Business

A ‘no deal' Brexit would be bad news for everyone

Disused customs post at the border in Middletown, Co Armagh. A 'no deal' Brexit will be seen as a disaster for the north's economy
Conor Lambe

AS we enter the autumn, we are also entering the autumn of the UK's membership of the European Union. But despite how close ‘Brexit Day' now is, we still do not have a completed withdrawal agreement which would see the UK leave the EU in a managed and orderly way. Therefore, while I still believe that it is an unlikely outcome, it is unfortunately not possible to rule out a ‘no deal' Brexit occurring on March 29 next year.

That being the case, the UK government recently published the first tranche of guidance notes setting out some of the issues that businesses and consumers would need to be prepared for if the UK crashed out of the EU without a deal. The notices covered a range of topics including nuclear research, farming, importing and exporting, money and tax, regulating medicines, state aid and workplace rights to name a few.

The scope of these notes reveals just how many different parts of our society, and people's lives, are currently permeated by the UK's membership of the European Union.

And this is just the first set – the government are expected to publish more notices in the weeks ahead, bringing the total number to around 80.

I do not recall much discussion during the referendum about how Brexit might impact the movement of nuclear material or the approval process for selling organic food in the EU. But, alas, there's not much we can do about that now.

Turning to the notices themselves, it's worth taking a look at what they actually say. Here are a few of the key points.

In the event of a ‘no deal' Brexit, businesses involved in international trade would be required to treat the movement of goods between the UK and the EU in the way that they currently treat goods moving between the UK and non-EU countries.

Tariffs and rules of origin requirements would be imposed on goods going between the UK and the EU. For goods entering the European Union from the UK, the EU would apply charges in line with its Common Customs Tariff. For goods entering the UK from the EU, UK-specific tariffs would apply.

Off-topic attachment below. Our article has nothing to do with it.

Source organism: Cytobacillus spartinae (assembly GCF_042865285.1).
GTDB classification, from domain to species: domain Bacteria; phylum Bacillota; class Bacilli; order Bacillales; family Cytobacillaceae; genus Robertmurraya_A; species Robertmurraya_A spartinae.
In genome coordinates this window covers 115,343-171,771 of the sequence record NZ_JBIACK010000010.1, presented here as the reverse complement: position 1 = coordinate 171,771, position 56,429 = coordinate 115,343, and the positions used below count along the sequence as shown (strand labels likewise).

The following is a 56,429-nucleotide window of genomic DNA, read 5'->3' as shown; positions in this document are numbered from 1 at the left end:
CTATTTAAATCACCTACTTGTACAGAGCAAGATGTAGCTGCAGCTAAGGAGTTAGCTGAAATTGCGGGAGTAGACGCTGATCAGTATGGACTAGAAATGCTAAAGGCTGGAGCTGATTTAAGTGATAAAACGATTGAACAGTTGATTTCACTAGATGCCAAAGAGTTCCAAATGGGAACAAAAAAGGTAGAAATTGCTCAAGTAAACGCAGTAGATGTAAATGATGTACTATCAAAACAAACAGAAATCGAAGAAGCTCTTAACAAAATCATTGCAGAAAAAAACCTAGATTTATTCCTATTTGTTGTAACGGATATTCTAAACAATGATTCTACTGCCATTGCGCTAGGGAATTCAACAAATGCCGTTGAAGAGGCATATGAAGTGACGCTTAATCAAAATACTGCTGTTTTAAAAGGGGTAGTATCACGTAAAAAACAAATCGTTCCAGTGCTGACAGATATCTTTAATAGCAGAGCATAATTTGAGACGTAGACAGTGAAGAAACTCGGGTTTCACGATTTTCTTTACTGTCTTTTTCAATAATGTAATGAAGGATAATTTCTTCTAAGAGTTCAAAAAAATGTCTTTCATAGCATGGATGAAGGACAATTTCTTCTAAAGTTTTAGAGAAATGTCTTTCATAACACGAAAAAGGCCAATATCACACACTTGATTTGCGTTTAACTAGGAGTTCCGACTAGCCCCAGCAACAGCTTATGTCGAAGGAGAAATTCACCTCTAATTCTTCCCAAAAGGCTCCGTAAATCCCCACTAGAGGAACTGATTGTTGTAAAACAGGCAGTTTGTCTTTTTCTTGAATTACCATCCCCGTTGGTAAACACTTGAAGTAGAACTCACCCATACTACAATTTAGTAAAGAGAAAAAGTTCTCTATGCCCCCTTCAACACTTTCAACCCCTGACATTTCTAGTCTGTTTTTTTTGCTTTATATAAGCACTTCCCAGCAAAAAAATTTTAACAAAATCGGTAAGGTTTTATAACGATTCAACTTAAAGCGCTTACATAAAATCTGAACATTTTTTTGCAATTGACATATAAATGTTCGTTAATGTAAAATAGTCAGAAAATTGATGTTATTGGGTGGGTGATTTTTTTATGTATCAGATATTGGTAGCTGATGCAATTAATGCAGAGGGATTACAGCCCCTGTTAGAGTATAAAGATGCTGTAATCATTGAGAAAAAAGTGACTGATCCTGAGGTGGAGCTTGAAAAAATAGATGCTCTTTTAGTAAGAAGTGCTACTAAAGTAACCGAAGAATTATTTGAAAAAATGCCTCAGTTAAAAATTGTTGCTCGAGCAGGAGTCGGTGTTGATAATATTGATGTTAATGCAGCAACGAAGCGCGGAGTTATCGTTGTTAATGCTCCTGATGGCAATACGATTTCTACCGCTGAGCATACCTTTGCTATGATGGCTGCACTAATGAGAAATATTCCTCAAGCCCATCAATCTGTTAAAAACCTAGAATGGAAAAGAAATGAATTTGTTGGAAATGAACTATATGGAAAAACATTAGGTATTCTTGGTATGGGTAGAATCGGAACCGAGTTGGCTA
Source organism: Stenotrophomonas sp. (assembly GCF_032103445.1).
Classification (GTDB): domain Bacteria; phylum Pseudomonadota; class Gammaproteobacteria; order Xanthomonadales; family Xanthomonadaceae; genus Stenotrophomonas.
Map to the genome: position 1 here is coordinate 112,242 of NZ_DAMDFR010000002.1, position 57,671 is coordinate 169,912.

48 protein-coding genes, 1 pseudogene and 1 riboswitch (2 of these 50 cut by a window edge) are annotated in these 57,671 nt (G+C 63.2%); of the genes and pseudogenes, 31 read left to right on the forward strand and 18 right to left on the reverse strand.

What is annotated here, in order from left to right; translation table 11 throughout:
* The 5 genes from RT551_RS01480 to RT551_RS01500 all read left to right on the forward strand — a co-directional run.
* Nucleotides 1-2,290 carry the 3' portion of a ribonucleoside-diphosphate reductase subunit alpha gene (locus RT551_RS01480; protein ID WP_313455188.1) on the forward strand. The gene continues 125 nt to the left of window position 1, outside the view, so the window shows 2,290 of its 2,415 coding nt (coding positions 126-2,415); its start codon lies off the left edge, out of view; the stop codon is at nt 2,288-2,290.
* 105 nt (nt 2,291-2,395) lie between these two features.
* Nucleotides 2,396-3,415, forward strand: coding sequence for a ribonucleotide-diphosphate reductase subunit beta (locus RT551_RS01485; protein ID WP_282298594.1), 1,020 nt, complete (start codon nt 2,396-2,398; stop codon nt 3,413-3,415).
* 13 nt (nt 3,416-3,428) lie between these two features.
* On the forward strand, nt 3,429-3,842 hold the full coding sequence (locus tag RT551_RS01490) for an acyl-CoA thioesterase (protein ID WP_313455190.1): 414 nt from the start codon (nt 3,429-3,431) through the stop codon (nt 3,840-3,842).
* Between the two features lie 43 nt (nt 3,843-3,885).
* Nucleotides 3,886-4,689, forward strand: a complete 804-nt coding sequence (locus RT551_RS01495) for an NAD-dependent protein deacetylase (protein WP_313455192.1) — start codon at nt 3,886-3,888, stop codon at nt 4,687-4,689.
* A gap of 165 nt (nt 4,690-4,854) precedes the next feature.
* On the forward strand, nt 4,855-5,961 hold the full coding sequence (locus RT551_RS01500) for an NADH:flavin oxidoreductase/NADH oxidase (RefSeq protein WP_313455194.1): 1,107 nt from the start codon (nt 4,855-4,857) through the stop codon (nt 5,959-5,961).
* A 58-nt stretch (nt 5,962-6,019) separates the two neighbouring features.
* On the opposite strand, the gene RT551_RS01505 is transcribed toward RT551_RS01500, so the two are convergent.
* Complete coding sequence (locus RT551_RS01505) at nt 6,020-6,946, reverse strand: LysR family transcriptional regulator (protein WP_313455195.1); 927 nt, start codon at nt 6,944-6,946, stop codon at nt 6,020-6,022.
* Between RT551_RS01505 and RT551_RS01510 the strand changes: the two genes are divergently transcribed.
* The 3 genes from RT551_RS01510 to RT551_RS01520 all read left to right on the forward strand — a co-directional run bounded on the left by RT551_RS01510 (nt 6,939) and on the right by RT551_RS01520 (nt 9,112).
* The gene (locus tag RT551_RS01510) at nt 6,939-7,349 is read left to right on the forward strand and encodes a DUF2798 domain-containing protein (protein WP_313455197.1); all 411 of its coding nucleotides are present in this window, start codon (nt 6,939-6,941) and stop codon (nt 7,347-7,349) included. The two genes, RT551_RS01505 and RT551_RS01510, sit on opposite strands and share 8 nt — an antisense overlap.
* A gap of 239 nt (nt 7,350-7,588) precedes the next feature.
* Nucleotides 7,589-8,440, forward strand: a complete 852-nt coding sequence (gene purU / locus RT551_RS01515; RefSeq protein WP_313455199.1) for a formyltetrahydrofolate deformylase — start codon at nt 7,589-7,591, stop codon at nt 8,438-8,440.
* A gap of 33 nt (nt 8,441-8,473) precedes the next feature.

However, we don't yet know what these UK tariffs would be. As a member of the EU, the UK currently applies the EU's tariffs to goods entering from third countries. But after Brexit, the tariffs set by the UK could be different to those applied by the European Union.

Customs declarations would need to be submitted for goods coming into and leaving the UK, and safety and security declarations would have to be submitted by those responsible for the physical movement of the goods.

The notes also state that businesses may need to consider hiring a customs broker to assist with submitting customs declarations, or get set up with the appropriate systems from HMRC if they wish to do it themselves. However, both of these options would be costly.

There would also be changes to VAT rules. The government proposes allowing businesses to defer when they pay import VAT on goods. For low value parcels, foreign businesses will have to pay VAT to HMRC using a new online platform.

With regards to financial services, for European businesses that operate in the UK under the EU's ‘passporting' rules, a Temporary Permissions Regime would be established to allow them to keep providing services on a short-term basis while going through the full process of becoming authorised by the regulators in the UK.

But the same would not necessarily be true for UK businesses that passport into Europe in the event of a ‘no deal'. The decision on whether, or under what terms, they may be able to continue providing services is a decision for the EU alone.

It is also possible that making euro payments from the UK could become slower and pricier if we fall outside of the EU's payments infrastructure, and the cost of card payments between the UK and the EU would also likely increase as the surcharging ban would no longer apply in the event of a ‘no deal' exit.

Some of the notices also included a reference to Northern Ireland and local businesses. For example, the trade note suggested that businesses in Northern Ireland may need to seek guidance from the Irish government as well as the UK government when making Brexit preparations.

This emphasises that while the UK government may be able to take some decisions in response to a ‘no deal' outcome, it would have no control over the response of the EU and its member states. For many of the pain points that a ‘no deal' scenario would result in, the UK Government would be powerless to intervene.

These notices are further evidence that a no deal Brexit would be a disaster for the UK. For many businesses, there would be a substantial increase in bureaucracy and costs. Consumers would likely face a rise in prices and other charges.

And the government would find itself facing a plethora of complex policy choices, with very little time to make and implement decisions. The impact would likely be less severe in the EU than in the UK, but there would be many difficulties for businesses, consumers and governments across Europe as well.

A ‘no deal' Brexit would be bad for businesses, bad for consumers and bad for the government. Such an outcome is one that would result in no winners – it must be avoided.

:: Conor Lambe is Danske Bank economist in Northern Ireland. Follow him on @ConorLambe

:: Next week: Brendan Mulgrew

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